1 TEACHER NOTES GEOMETRY . what 's your Angle? W Using a model to classify Aim angles Students find and model angles with the Angle Finder diagram. W MATH VOCABULARY: Before the Activity Right, acute, and obtuse Copy and distribute pages 63 64. angles W Using a chart During the Activity Students can work through this activity individually or in groups of three or four. If they work in groups, be sure each group member looks for all three types of angles. On stairs, tables, or in other places, students might find angles that have slightly rounded corners. Have students bend their pipe cleaners to match these angles as well as they can. Then have them re- bend the corners of their pipe cleaners to make them more pointed. Encourage students to use pipe cleaners of different lengths to test and verify that the length of the pipe cleaner does not affect the angle's size.
2 After the Activity Ask: If you did not have a pipe cleaner and an Angle Finder, what are some other ways you could decide whether an angle was acute, right, or obtuse? Extension 1 i Copy and distribute page 65. Students can examine each angle in the letters MATH and determine whether it is right, acute, or obtuse. Extension 2 i After students have used the Angle Finder to classify angles, give them protractors and show them where 90 is located. Show them how to use the protractor to draw and measure a 90 angle and point out that all right angles measure 90 . Finally, have students use the protractor as an angle finder to classify some angles modeled with pipe cleaners. Students should notice whether angles are acute, right, or obtuse, and whether their measures are greater or less than 90.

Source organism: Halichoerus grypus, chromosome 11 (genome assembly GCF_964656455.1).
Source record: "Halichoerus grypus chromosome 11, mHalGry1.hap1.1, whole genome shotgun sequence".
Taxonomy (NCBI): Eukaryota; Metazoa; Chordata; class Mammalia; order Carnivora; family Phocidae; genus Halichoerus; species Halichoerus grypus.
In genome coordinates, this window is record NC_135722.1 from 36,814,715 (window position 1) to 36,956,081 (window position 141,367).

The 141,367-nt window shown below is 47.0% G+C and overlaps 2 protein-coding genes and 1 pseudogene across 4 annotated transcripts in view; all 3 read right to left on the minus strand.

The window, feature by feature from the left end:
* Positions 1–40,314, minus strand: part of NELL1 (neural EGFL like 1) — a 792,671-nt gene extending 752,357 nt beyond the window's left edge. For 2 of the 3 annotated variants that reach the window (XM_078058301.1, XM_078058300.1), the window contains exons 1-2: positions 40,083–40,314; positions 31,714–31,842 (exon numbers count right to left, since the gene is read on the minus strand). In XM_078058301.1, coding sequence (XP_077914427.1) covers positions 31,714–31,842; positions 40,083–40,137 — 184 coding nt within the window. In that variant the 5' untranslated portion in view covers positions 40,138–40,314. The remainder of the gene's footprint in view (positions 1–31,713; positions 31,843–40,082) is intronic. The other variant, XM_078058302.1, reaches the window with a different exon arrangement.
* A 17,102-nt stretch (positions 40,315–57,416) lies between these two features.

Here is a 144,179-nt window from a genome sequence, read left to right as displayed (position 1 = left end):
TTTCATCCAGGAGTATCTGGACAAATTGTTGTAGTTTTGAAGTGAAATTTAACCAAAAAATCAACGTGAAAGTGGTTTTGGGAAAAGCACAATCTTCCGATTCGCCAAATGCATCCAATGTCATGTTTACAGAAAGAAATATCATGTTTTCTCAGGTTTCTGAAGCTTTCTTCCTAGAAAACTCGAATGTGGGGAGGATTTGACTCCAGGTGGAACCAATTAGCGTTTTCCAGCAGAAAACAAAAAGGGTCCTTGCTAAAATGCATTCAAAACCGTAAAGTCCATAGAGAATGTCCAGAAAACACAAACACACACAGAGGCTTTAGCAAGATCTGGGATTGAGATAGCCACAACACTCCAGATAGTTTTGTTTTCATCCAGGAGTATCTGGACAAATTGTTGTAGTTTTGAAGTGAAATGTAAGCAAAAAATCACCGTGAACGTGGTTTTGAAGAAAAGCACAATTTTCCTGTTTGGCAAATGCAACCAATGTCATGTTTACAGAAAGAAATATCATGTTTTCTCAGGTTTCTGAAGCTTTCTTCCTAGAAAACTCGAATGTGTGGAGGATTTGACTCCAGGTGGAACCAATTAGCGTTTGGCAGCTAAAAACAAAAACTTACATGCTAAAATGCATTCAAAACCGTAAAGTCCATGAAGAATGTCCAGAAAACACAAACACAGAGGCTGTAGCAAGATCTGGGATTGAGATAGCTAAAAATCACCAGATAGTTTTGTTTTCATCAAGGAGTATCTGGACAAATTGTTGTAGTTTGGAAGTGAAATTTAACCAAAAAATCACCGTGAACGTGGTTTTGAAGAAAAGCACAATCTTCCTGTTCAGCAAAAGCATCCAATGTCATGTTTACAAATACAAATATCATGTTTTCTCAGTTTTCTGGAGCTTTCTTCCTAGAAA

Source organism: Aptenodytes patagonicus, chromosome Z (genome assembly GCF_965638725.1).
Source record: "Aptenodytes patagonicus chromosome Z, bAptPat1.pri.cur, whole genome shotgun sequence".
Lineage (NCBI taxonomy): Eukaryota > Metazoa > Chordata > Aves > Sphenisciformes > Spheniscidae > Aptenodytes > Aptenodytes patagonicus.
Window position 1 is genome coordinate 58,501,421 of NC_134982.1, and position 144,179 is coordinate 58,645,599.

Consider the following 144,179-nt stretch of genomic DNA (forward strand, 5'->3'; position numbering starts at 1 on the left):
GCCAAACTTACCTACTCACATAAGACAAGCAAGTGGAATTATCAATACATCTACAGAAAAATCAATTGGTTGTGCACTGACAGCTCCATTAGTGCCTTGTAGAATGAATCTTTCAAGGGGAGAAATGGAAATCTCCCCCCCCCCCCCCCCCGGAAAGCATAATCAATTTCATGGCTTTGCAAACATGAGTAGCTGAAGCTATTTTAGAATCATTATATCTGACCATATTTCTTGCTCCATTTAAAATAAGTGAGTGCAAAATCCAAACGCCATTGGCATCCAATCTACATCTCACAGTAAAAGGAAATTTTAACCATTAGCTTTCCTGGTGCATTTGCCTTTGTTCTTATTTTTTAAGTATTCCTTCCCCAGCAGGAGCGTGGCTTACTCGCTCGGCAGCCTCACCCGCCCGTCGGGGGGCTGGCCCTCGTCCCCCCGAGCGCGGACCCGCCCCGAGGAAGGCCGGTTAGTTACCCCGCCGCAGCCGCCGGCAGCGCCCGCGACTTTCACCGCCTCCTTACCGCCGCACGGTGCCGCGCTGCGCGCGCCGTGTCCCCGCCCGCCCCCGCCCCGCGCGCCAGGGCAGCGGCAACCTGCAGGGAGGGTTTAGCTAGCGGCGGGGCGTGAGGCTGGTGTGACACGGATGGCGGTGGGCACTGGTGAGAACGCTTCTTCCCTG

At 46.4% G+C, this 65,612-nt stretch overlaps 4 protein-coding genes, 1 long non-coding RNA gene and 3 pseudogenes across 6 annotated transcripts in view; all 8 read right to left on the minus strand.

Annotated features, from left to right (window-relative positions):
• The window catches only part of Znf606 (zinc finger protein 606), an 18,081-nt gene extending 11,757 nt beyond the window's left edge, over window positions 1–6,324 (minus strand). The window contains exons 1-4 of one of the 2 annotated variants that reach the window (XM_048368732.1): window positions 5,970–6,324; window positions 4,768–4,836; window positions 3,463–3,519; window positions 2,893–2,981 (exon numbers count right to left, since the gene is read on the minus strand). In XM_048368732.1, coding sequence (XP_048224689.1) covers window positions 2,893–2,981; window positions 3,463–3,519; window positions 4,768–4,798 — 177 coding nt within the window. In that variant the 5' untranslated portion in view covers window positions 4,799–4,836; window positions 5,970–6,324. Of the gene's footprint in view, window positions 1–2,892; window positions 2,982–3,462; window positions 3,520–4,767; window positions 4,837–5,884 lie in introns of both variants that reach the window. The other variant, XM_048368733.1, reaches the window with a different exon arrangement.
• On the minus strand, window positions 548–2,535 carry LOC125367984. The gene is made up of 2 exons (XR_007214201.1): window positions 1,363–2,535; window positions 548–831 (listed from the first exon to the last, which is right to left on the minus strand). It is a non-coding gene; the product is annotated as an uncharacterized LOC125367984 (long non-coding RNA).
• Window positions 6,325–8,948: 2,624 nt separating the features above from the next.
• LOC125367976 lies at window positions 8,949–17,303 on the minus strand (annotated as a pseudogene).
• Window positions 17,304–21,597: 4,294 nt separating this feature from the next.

3 After they have made a few comparisons, have students write to explain what acute angles have in common and what obtuse angles have in common. 62. Name GEOMETRY . what 's your Angle? An acute angle is narrower than a right angle. A right angle looks like the corner of a square or rectangle. An obtuse angle is wider than a right angle. Don't look now, but you may be sitting on an angle! An angle is formed where two lines meet at a point. The place where the back of your chair meets the seat of your chair makes an angle. Are you wearing jeans? The corners of your back pockets form angles. Are your arms or legs bent? They make angles, too! There are three types of angles right, acute, and obtuse. RIGHT ACUTE OBTUSE. You can find angles just about anywhere! They're in the edges of a table, the letters of the alphabet, the hands of a clock.
4 Hunt for some angles in your classroom. Then follow the directions to find out what kind of angle each one is. The Great Big Book of Super-Fun Math Activities Scholastic Professional Books 63. what 's your Angle? (continued). GEOMETRY . Here's how You Need: to use the pipe cleaner angle finder. what to Do: 1. Use the pipe cleaner to match the angles in your classroom. When you find an angle, bend the pipe cleaner to match it. 2. Hold the bent pipe cleaner up to the Angle Finder. It will tell you which kind of angle you've found. (It doesn't matter RIGHT. how long or short your pipe cleaner is . the angle will be the same.). 3. As you find each type of angle, list it on ACUTE OBTUSE. the Angle Chart. (We listed a few to get you started.) Then straighten out the Place the left side of your Put the corner of your pipe cleaner and start again.
5 Angle along this side. pipe cleaner on the dot. Angle Chart RIGHT ACUTE OBTUSE. Corner of my notebook Space between my fingers Clock hands at 10:30. 64 The Great Big Book of Super-Fun Math Activities Scholastic Professional Books Name GEOMETRY . Angles from A to Z. Angles are hiding everywhere even in the words you're reading now. When two straight lines meet, they make an angle. There are three kinds of angles: The corner of a square Angles that are smaller Angles that are larger than or rectangle makes a than right angles are called right angles are called right angle. acute angles. obtuse angles. Obtuse Angles Right Angle Acute Angles Take a look at the letters below. Circle each angle you see in the letters. Tell whether it is right, acute, or obtuse. The Great Big Book of Super-Fun Math Activities Scholastic Professional Books 65.